This Day in History (9-Jan-2007) – Steve Jobs debuts the iPhone

In April 2003 at the “All Things Digital” executive conference, Apple CEO Steve Jobs expressed his belief that tablet PCs and traditional PDAs were not good choices as high-demand markets for Apple to enter, despite many requests made to him that Apple create another PDA. He did believe that cell phones were going to become important devices for portable information access, and that what cell phones needed to have was excellent synchronization software. At the time, instead of focusing on a follow-up to their Newton PDA, Jobs had Apple put its energies into the iPod, and the iTunes software (which can be used to synchronize content with iPod devices). On September 7, 2005, Apple and Motorola released the ROKR E1, the first mobile phone to use iTunes. Jobs was unhappy with the ROKR, feeling that having to compromise with a non-Apple designer (Motorola) prevented Apple from designing the phone they wanted to make. In September 2006, Apple discontinued support for the ROKR and released a version of iTunes that included references to an as-yet unknown mobile phone that could display pictures and video.

On 9th Jan 2007, At the Macworld convention in San Francisco Steve Jobs offered public the first glimpse of what he introduced as three devices in one: a touchscreen iPod, a phone, and an Internet communicator. As he spoke, “Today, we’re introducing three revolutionary products. The first one is a widescreen iPod with touch controls. The second is a revolutionary mobile phone. And the third is a breakthrough Internet communications device. An iPod, a phone, and an Internet communicator. An iPod, a phone…are you getting it? These are not three separate devices. This is one device. And we are calling it iPhone. Today, Apple is going to reinvent the phone.” The device was launched six months later.

In November 2007—by which point more than 1.4 million iPhones had been sold—Time magazine named the sleek, 4.8-ounce device, originally available in a 4GB, $499 model and an 8GB, $599 model, its invention of the year. The iPhone went on sale in parts of Europe in late 2007, and in parts of Asia in 2008. In July 2008, Apple launched its online App Store, enabling people to download software applications that let them use their iPhones for games, social networking, travel planning and an every growing laundry list of other activities.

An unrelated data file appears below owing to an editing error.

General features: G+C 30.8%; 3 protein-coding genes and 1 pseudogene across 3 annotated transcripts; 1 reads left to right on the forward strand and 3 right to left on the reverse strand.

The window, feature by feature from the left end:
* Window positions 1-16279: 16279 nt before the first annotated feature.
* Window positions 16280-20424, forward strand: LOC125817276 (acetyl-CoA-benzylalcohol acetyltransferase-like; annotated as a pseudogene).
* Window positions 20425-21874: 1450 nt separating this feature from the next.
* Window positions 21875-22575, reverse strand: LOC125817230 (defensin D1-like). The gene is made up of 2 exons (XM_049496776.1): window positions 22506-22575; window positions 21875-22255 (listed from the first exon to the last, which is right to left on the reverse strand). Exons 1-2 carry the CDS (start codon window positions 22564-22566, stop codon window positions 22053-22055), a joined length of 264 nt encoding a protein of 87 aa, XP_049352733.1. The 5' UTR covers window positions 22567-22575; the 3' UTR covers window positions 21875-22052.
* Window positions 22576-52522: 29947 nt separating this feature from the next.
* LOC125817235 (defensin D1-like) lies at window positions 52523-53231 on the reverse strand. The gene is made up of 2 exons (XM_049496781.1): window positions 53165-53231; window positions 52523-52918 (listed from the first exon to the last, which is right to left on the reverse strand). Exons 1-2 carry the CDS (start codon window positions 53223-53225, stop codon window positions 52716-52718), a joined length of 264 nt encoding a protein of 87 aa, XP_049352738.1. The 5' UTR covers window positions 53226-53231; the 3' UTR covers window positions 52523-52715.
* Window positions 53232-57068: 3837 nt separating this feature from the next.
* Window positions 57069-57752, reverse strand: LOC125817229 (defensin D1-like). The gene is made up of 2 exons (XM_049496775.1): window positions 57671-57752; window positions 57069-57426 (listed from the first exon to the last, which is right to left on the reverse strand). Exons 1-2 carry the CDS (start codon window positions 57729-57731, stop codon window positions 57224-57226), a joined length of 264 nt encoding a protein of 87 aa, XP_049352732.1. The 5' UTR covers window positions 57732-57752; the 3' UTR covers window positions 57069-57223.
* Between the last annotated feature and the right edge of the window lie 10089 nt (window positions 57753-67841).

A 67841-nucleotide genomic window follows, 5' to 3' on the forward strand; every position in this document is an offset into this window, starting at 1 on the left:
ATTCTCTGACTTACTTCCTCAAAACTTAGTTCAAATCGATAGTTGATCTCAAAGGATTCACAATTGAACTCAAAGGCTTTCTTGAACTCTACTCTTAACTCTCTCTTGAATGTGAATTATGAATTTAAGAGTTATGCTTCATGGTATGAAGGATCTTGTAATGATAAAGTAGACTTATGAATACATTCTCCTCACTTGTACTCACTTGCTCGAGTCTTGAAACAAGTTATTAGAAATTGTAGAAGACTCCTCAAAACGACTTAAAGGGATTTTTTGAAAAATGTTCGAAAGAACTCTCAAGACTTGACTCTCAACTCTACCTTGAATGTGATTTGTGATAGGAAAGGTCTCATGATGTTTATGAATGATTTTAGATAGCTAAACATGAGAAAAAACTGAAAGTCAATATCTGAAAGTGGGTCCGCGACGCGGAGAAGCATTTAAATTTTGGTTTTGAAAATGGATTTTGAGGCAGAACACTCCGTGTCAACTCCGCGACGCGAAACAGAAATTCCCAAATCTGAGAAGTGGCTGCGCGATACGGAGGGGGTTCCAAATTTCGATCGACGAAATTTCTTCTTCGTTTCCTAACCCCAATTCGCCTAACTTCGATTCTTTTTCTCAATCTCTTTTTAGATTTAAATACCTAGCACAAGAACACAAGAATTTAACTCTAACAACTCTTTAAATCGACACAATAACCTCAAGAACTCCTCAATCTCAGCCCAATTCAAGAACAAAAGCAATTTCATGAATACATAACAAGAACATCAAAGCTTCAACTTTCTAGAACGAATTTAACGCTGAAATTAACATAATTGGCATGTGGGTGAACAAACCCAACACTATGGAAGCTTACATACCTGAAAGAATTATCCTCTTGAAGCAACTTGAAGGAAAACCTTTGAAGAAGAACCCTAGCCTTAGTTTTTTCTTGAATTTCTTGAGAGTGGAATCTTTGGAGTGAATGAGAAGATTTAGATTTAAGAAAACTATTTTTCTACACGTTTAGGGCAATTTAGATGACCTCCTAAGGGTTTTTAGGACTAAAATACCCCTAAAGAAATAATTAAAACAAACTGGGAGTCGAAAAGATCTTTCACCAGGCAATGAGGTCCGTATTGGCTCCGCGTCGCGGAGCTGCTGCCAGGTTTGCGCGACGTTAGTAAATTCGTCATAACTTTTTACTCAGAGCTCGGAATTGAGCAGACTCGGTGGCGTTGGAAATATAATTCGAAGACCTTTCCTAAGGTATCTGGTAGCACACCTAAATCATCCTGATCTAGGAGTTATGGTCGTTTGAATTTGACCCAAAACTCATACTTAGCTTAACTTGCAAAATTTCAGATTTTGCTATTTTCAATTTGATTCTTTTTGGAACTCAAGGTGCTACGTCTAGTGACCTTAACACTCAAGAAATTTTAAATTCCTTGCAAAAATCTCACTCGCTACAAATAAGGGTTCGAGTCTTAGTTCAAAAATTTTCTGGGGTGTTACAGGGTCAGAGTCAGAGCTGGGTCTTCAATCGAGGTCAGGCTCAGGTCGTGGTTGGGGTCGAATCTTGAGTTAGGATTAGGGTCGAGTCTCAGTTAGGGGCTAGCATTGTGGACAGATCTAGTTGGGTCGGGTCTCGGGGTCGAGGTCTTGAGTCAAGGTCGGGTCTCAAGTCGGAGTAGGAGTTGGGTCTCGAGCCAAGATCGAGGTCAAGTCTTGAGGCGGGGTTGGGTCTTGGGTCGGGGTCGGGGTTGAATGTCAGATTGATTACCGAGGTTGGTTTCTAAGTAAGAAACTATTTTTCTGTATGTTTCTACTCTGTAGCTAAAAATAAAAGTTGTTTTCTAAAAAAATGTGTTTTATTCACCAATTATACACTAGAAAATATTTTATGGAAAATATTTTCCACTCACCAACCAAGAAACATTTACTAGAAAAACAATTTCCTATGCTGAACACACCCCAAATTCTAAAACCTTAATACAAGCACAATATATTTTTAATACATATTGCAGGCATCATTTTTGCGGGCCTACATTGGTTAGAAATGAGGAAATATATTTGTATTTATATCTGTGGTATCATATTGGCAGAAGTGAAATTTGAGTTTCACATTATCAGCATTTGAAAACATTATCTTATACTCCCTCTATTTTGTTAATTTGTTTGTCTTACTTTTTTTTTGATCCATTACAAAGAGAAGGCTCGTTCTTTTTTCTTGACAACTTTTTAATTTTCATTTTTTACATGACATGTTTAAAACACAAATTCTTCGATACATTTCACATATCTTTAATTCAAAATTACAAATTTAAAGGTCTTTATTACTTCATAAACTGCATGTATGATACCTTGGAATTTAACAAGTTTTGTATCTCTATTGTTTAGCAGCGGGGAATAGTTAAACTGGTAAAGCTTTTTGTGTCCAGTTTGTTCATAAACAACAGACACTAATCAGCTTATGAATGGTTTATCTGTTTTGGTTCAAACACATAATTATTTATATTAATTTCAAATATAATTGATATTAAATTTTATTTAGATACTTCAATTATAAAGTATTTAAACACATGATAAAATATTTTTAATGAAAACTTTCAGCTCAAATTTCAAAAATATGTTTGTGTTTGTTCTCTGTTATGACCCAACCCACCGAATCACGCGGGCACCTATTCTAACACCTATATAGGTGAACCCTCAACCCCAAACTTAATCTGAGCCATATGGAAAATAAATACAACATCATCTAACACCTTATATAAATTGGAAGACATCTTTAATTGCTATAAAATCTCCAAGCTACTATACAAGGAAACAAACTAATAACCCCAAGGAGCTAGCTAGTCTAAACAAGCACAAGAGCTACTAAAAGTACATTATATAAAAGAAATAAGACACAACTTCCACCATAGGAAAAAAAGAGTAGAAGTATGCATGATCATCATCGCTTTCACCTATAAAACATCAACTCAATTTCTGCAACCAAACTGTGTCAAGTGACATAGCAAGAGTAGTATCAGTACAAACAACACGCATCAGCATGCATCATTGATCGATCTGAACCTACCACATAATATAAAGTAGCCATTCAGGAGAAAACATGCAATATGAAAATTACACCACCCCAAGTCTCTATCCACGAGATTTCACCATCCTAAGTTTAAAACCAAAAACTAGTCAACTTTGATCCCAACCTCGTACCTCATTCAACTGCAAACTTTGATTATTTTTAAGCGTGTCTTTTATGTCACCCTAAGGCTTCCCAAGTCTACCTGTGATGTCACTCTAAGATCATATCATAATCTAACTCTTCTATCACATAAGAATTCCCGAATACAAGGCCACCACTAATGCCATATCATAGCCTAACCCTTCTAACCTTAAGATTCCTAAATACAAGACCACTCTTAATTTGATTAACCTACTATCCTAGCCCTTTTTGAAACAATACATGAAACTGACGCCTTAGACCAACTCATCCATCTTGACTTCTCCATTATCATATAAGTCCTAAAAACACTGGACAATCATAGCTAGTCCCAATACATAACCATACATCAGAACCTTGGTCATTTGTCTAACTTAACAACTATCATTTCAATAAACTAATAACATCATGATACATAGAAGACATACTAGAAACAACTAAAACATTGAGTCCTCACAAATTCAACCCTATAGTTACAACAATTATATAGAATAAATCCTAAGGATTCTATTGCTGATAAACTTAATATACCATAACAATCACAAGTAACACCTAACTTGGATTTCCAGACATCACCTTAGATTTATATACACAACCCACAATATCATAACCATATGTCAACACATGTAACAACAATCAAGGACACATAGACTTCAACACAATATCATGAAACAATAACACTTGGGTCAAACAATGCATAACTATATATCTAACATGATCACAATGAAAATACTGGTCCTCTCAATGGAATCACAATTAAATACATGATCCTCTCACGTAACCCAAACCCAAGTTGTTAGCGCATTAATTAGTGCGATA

This Day in History (4-Apr-1975) – Microsoft is founded by Bill Gates and Paul Allen

Childhood friends, Paul Allen and Bill Gates were total computer geeks in an age when any access to computers was hard to come by. Allen and Gates skipped classes to live and breathe in their school’s computer room. Eventually, they hacked the school’s computer but instead of expulsion, the duo were offered unlimited computer time in exchange for helping to improve the computer’s performance. Bill Gates and Paul Allen even ran their own small company called Traf-O-Data and sold a computer to the city of Seattle for counting city traffic.

In 1973, Bill Gates left Seattle to attend Harvard University as a pre-law student. However, Gate’s first love never left him, as he spent most of his time in Harvard’s computer center where he kept improving his programming skills. Soon Paul Allen moved to Boston as well, pressuring Gates to quit Harvard so that the team could work full-time together on their projects. Bill Gates quit Harvard.

In January 1975, Paul Allen read an article about the Altair 8800 microcomputer in Popular Electronics magazine.  Bill Gates called MITS, the makers of the Altair, and offered his and Paul Allen’s services to write a version of the new BASIC programming language for the Altair. In eight weeks, Allen and Gates were able to demonstrate their program to MITS, who agreed to distribute and market the product under the name of Altair BASIC.

The Altair deal inspired Gates and Allen to form their own software company, and Microsoft was started on April 4, 1975, with Bill Gates as the first CEO. In July 1975, Bill Gates used the name “Micro-soft” (the combination of the words microprocessor and software) in a letter to Paul Allen to refer to their partnership. The name was registered. By 1978, Microsoft excced $1m sell. Microsoft rose to dominate the personal computer operating system market with MS-DOS in the mid-1980s, followed by Microsoft Windows. As of now, Microsoft is market dominant in both the PC-compatible operating system and office software suite markets. In November, 2014, Microsoft became the 2nd most valuable company by market capitalization, behind only Apple Inc. with total market value over $410B.